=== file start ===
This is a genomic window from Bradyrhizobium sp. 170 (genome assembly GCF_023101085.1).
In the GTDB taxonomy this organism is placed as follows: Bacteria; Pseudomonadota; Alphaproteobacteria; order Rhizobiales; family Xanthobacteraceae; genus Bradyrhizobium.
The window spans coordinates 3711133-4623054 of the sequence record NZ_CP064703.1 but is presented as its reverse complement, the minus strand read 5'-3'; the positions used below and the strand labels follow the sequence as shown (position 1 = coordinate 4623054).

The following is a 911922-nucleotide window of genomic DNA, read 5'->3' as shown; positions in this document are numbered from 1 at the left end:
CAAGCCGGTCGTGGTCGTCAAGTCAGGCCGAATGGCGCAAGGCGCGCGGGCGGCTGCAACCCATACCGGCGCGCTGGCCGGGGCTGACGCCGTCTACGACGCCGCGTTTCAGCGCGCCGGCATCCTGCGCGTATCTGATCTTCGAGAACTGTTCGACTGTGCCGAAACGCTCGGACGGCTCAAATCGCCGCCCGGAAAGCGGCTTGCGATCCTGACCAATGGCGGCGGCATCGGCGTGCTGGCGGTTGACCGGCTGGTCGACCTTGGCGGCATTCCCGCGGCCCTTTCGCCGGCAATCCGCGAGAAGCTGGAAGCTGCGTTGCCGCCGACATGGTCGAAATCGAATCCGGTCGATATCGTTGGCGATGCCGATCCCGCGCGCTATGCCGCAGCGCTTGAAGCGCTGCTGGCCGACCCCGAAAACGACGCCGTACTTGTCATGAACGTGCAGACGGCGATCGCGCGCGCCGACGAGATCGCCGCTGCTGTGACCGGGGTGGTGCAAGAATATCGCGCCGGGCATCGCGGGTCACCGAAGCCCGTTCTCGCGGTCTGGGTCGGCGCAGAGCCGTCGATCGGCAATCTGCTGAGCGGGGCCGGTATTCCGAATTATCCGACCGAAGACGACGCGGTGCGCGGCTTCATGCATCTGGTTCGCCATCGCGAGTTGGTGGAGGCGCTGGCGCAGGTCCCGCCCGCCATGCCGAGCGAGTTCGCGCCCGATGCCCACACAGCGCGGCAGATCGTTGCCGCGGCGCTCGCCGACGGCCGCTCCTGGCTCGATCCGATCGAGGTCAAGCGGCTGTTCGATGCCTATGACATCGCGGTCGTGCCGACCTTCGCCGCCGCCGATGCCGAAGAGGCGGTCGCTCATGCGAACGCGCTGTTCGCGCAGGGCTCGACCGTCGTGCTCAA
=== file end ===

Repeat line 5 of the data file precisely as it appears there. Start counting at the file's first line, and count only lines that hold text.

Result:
CAAGCCGGTCGTGGTCGTCAAGTCAGGCCGAATGGCGCAAGGCGCGCGGGCGGCTGCAACCCATACCGGCGCGCTGGCCGGGGCTGACGCCGTCTACGACGCCGCGTTTCAGCGCGCCGGCATCCTGCGCGTATCTGATCTTCGAGAACTGTTCGACTGTGCCGAAACGCTCGGACGGCTCAAATCGCCGCCCGGAAAGCGGCTTGCGATCCTGACCAATGGCGGCGGCATCGGCGTGCTGGCGGTTGACCGGCTGGTCGACCTTGGCGGCATTCCCGCGGCCCTTTCGCCGGCAATCCGCGAGAAGCTGGAAGCTGCGTTGCCGCCGACATGGTCGAAATCGAATCCGGTCGATATCGTTGGCGATGCCGATCCCGCGCGCTATGCCGCAGCGCTTGAAGCGCTGCTGGCCGACCCCGAAAACGACGCCGTACTTGTCATGAACGTGCAGACGGCGATCGCGCGCGCCGACGAGATCGCCGCTGCTGTGACCGGGGTGGTGCAAGAATATCGCGCCGGGCATCGCGGGTCACCGAAGCCCGTTCTCGCGGTCTGGGTCGGCGCAGAGCCGTCGATCGGCAATCTGCTGAGCGGGGCCGGTATTCCGAATTATCCGACCGAAGACGACGCGGTGCGCGGCTTCATGCATCTGGTTCGCCATCGCGAGTTGGTGGAGGCGCTGGCGCAGGTCCCGCCCGCCATGCCGAGCGAGTTCGCGCCCGATGCCCACACAGCGCGGCAGATCGTTGCCGCGGCGCTCGCCGACGGCCGCTCCTGGCTCGATCCGATCGAGGTCAAGCGGCTGTTCGATGCCTATGACATCGCGGTCGTGCCGACCTTCGCCGCCGCCGATGCCGAAGAGGCGGTCGCTCATGCGAACGCGCTGTTCGCGCAGGGCTCGACCGTCGTGCTCAA